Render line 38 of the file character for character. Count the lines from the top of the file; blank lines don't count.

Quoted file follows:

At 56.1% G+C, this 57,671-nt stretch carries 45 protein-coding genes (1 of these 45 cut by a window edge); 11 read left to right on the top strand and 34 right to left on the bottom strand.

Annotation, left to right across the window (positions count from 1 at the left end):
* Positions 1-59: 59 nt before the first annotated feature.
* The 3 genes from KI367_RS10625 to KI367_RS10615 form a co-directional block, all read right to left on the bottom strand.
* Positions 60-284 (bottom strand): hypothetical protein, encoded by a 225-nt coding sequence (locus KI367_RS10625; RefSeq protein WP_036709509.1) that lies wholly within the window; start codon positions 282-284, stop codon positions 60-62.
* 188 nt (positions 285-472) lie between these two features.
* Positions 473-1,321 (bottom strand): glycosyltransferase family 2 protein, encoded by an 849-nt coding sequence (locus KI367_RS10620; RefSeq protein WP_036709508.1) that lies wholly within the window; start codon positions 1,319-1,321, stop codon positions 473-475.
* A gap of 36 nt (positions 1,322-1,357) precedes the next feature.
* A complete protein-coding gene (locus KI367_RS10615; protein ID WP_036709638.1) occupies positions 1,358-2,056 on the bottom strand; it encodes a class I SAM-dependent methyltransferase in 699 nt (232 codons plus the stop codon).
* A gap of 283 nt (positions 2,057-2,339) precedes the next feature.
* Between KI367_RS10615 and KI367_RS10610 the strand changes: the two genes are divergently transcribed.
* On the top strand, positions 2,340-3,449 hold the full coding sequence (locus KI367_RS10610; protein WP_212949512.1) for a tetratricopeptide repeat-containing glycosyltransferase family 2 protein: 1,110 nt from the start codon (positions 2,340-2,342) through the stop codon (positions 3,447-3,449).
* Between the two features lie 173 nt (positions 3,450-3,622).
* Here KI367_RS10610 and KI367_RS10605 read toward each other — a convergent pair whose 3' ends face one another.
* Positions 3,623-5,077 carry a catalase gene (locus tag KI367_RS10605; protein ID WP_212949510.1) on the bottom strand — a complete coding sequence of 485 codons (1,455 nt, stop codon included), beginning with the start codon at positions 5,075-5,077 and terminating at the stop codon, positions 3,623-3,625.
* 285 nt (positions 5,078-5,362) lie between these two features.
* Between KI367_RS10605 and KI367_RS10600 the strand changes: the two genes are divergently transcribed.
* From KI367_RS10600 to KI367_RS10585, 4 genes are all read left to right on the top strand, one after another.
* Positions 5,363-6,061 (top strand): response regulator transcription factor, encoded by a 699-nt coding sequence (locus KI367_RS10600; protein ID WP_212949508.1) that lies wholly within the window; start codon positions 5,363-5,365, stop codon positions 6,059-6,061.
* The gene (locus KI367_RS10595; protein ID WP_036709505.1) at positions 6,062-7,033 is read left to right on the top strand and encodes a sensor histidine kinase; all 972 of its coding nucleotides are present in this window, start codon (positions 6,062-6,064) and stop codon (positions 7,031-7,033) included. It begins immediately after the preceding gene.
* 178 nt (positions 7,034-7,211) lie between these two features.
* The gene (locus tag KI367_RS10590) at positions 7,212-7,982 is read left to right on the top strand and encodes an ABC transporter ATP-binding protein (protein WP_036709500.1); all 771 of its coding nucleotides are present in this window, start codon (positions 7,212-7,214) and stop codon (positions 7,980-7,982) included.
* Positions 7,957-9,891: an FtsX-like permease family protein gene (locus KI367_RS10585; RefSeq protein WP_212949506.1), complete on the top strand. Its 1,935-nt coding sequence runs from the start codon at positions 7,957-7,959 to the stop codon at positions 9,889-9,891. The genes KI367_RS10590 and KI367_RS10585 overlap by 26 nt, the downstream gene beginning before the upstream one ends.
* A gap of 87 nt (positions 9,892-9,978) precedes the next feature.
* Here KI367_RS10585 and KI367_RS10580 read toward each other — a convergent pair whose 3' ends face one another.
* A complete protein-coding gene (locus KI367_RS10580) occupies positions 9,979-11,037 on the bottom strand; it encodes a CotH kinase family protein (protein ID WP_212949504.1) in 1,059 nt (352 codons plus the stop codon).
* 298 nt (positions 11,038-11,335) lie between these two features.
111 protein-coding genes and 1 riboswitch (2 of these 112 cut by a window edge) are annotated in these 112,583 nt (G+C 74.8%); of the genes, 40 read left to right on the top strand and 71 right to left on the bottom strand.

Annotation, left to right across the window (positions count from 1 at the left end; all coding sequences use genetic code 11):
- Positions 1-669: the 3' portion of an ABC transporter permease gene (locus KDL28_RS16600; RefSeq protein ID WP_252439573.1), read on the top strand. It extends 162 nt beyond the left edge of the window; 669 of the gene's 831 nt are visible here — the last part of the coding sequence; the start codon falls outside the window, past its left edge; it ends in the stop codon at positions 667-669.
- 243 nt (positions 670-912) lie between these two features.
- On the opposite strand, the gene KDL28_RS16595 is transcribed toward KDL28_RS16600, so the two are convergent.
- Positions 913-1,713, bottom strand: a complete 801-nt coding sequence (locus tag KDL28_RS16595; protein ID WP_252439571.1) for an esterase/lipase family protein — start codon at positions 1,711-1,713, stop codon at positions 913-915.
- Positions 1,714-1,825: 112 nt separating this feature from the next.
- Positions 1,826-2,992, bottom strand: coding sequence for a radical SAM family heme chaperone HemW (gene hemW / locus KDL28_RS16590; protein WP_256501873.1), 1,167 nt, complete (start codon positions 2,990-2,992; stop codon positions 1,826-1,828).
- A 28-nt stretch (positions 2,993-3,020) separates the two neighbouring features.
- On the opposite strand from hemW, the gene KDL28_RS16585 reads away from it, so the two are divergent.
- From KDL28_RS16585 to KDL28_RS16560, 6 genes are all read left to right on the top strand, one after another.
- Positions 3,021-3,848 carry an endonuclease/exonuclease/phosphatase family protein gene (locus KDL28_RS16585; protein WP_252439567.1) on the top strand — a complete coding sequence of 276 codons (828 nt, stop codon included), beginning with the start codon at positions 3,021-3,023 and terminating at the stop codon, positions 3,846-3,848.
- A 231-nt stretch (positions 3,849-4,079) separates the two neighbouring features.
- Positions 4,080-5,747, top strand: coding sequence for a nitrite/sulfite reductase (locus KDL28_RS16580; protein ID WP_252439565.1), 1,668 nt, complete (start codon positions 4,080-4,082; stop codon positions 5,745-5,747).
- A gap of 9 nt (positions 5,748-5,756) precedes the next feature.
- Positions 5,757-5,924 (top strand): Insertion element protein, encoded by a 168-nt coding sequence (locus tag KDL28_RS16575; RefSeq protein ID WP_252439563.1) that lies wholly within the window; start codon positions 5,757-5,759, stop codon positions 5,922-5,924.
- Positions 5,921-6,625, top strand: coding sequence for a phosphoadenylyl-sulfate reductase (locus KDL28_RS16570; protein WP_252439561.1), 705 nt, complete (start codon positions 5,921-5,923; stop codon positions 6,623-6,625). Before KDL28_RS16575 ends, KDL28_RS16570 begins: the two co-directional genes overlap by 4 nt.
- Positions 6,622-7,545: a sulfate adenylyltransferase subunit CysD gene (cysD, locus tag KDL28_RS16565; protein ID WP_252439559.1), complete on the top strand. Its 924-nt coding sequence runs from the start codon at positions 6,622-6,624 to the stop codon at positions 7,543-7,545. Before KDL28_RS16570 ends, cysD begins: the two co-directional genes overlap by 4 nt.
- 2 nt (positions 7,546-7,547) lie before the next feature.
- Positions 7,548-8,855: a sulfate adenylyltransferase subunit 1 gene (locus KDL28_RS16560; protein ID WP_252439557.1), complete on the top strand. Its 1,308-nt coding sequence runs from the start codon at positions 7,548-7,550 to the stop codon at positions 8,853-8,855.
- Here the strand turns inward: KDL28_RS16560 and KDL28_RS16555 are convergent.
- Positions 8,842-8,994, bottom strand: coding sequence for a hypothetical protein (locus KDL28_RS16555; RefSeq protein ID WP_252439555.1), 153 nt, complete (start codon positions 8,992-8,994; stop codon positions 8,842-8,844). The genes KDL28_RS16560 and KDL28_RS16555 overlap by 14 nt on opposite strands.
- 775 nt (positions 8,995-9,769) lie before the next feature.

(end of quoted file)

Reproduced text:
- From KDL28_RS16585 to KDL28_RS16560, 6 genes are all read left to right on the top strand, one after another.